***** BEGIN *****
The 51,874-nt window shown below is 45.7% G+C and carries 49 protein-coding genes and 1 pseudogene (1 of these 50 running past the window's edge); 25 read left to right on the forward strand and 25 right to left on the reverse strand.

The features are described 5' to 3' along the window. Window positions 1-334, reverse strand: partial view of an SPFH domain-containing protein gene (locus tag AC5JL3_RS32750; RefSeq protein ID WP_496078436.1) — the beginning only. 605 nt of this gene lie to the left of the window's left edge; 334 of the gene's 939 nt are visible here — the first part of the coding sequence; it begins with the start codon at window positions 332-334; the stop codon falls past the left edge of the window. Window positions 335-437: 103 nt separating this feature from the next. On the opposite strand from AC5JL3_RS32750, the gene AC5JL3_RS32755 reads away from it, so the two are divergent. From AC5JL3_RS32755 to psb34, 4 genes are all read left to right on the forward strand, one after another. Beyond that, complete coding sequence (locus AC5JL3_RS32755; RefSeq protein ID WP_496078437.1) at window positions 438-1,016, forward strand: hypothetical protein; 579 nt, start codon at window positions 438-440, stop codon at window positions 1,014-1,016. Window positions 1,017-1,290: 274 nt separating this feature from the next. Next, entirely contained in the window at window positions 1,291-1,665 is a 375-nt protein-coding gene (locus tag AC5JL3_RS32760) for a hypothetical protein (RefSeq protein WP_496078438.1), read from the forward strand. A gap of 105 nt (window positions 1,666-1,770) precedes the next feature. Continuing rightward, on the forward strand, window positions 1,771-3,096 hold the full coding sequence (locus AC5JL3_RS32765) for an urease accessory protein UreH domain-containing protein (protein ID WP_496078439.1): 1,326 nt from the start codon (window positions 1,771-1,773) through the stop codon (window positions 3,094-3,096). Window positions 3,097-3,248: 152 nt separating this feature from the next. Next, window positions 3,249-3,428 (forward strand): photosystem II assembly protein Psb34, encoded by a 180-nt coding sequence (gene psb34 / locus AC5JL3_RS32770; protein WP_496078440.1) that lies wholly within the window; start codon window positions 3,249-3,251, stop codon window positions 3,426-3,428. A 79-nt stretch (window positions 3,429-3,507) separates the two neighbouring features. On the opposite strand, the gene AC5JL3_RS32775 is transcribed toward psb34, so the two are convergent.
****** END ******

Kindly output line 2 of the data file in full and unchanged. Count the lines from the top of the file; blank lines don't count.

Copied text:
The features are described 5' to 3' along the window. Window positions 1-334, reverse strand: partial view of an SPFH domain-containing protein gene (locus tag AC5JL3_RS32750; RefSeq protein ID WP_496078436.1) — the beginning only. 605 nt of this gene lie to the left of the window's left edge; 334 of the gene's 939 nt are visible here — the first part of the coding sequence; it begins with the start codon at window positions 332-334; the stop codon falls past the left edge of the window. Window positions 335-437: 103 nt separating this feature from the next. On the opposite strand from AC5JL3_RS32750, the gene AC5JL3_RS32755 reads away from it, so the two are divergent. From AC5JL3_RS32755 to psb34, 4 genes are all read left to right on the forward strand, one after another. Beyond that, complete coding sequence (locus AC5JL3_RS32755; RefSeq protein ID WP_496078437.1) at window positions 438-1,016, forward strand: hypothetical protein; 579 nt, start codon at window positions 438-440, stop codon at window positions 1,014-1,016. Window positions 1,017-1,290: 274 nt separating this feature from the next. Next, entirely contained in the window at window positions 1,291-1,665 is a 375-nt protein-coding gene (locus tag AC5JL3_RS32760) for a hypothetical protein (RefSeq protein WP_496078438.1), read from the forward strand. A gap of 105 nt (window positions 1,666-1,770) precedes the next feature. Continuing rightward, on the forward strand, window positions 1,771-3,096 hold the full coding sequence (locus AC5JL3_RS32765) for an urease accessory protein UreH domain-containing protein (protein ID WP_496078439.1): 1,326 nt from the start codon (window positions 1,771-1,773) through the stop codon (window positions 3,094-3,096). Window positions 3,097-3,248: 152 nt separating this feature from the next. Next, window positions 3,249-3,428 (forward strand): photosystem II assembly protein Psb34, encoded by a 180-nt coding sequence (gene psb34 / locus AC5JL3_RS32770; protein WP_496078440.1) that lies wholly within the window; start codon window positions 3,249-3,251, stop codon window positions 3,426-3,428. A 79-nt stretch (window positions 3,429-3,507) separates the two neighbouring features. On the opposite strand, the gene AC5JL3_RS32775 is transcribed toward psb34, so the two are convergent.